About Us

Reid Stowe grew up traveling due to his father being in the Air force. He spent most of his summers in North Carolina at the family beach house. There, at the age of 20 Stowe built his first boat, a catamaran named Tantra. He then sailed with one other teenager, to Asia, Africa, South America and back to North Carolina over the course of three years. Upon his return, Stowe built the schooner Anne in 1978 at the age of 25. In 1987, he sailed her to Antarctica with seven other people. It was just before leaving on the Antarctic voyage that Stowe conceived of going 1000 days at sea though it would be years before he would actually leave. In the interim he pursued his lifelong passion to establish himself as an artist. Stowe’s artistic and sailing endeavors were intertwined from the start. (See Reid’s art). He sculpted protective figureheads in the tradition of ancient seafaring cultures and created abstract paintings that helped him envision and plan the 1000 days sea voyage. Despite the lack of funding and limited skilled labor available, Stowe was finally able to embark on the dream two decades in the making.

Upon his return, Stowe achieved several world records for the longest time as sea without stopping or resupplying, 1,152 days, far beyond his original goal of 1000 days. He had departed land with just one other person, his beloved partner, Soanya Ahmad. She left the voyage after 306 days to give birth to their son on the land. In 2010, the end of the voyage, Stowe met his almost two year old son for the first time. Stowe and his new family went on another sailing adventure a year and a half later to the jungles of Guyana where they spent almost a year rebuilding and working on the boat. That adventure ended in 2012 when they sailed back to North Carolina to take care of Stowe’s recently widowed father. Stowe is currently working on writing and trying to publish his many sailing adventure stories.

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Soanya Ahmad was born and raised in NYC though her parents had emigrated from Guyana. She attended the City College of New York where she graduated with a Bachelor of Arts degree with a concentration in photography. After having photographed many black and white harborscapes of cities on the east coast, she became interested in learning more about the waterfront prompting her to pursue a second degree in Maritime Technology. Photographing piers eventually led Ahmad to meet Stowe who was preparing for his 1000 days voyage. Having worked various jobs through college, she realized the office cubicle was not for her. Three years after her first encounter with the 1000 days project, and despite the fact that she had never been on the ocean before, decided to accompany Stowe on his most challenging voyage yet. She lived aboard the schooner a year before leaving, giving her time to learn basic seamanship skills, to prepare to live for three years away from civilization. While at sea, Ahmad was involved in all aspects of the voyage including photographing, videotaping, computers, communications, and managing electrical charging systems until fate stepped in.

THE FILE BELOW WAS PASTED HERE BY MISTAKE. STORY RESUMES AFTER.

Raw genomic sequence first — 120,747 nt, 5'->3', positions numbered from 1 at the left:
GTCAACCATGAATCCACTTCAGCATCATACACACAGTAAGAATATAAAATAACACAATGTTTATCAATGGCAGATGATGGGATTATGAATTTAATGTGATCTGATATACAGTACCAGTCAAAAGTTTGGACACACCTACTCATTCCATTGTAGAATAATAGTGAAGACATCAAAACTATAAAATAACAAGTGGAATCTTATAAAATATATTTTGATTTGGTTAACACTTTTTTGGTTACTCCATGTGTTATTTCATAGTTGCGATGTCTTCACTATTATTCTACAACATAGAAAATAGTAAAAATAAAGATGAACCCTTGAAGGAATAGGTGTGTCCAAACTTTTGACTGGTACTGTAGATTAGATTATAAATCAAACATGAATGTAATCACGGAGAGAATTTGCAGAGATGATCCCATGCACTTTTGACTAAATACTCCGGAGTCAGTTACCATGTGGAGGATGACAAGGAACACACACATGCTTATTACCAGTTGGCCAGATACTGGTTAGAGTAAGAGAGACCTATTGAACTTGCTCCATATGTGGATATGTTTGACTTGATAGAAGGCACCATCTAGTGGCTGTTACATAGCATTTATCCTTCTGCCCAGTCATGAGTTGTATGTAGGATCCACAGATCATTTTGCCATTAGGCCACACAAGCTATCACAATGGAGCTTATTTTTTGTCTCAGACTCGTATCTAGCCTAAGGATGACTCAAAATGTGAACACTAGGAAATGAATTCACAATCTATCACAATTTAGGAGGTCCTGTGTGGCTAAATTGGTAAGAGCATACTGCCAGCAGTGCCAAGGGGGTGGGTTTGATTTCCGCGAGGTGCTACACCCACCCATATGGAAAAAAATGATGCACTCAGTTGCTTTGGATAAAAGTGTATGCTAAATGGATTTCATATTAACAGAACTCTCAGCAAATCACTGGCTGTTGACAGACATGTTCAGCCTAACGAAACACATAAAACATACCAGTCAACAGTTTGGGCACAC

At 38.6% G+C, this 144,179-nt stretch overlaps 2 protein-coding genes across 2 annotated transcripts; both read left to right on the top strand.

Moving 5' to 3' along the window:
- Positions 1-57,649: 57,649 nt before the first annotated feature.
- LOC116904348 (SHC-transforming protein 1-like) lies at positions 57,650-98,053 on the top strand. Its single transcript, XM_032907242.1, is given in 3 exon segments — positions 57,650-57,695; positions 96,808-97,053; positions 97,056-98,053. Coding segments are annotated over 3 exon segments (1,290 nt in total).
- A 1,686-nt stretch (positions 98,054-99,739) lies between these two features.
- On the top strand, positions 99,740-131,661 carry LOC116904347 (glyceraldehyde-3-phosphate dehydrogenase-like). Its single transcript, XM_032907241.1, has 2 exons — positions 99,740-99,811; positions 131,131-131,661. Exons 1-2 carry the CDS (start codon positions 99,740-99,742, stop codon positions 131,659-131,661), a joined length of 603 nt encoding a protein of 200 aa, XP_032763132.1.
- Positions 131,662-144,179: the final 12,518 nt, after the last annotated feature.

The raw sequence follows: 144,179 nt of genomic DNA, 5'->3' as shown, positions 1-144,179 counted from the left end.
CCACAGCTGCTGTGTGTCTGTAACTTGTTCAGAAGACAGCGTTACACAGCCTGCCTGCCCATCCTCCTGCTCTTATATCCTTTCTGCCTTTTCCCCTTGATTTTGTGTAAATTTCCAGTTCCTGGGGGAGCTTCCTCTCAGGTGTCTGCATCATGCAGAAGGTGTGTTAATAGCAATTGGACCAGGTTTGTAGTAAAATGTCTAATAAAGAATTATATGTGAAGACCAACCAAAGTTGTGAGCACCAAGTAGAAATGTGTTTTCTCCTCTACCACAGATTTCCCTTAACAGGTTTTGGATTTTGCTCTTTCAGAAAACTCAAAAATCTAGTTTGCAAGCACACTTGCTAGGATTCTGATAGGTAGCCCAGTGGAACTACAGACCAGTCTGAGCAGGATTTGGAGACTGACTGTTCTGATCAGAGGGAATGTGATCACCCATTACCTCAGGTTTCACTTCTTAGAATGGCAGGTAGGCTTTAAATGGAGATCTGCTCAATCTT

Ahmad left the voyage after 306 days non-stop at sea because she was pregnant, but she had achieved her own world record for the longest time a woman has been at sea continuously and without resupply. Five months later, she gave birth to her son, Darshen Stowe. In 2010, when Stowe returned, they were reunited and lived on the boat in New Jersey and in New York. The whole family sailed to Guyana, South America, in 2011 where the Anne anchored on a jungle river and Darshen was rowed to shore to attend school with the locals while extensive work was done to the boat. The family sailed back to North Carolina and is now living in a house in the suburbs. After five years in all of living on a boat, both on the sea, on the shore, and anchored off shore, it is a welcome change, though probably not a permanent one. Ahmad has written a handbook, yet unpublished, on how to stock up on food for three years and still stay healthy on only that diet. She is currently working on sharing many more of her insights into daily life.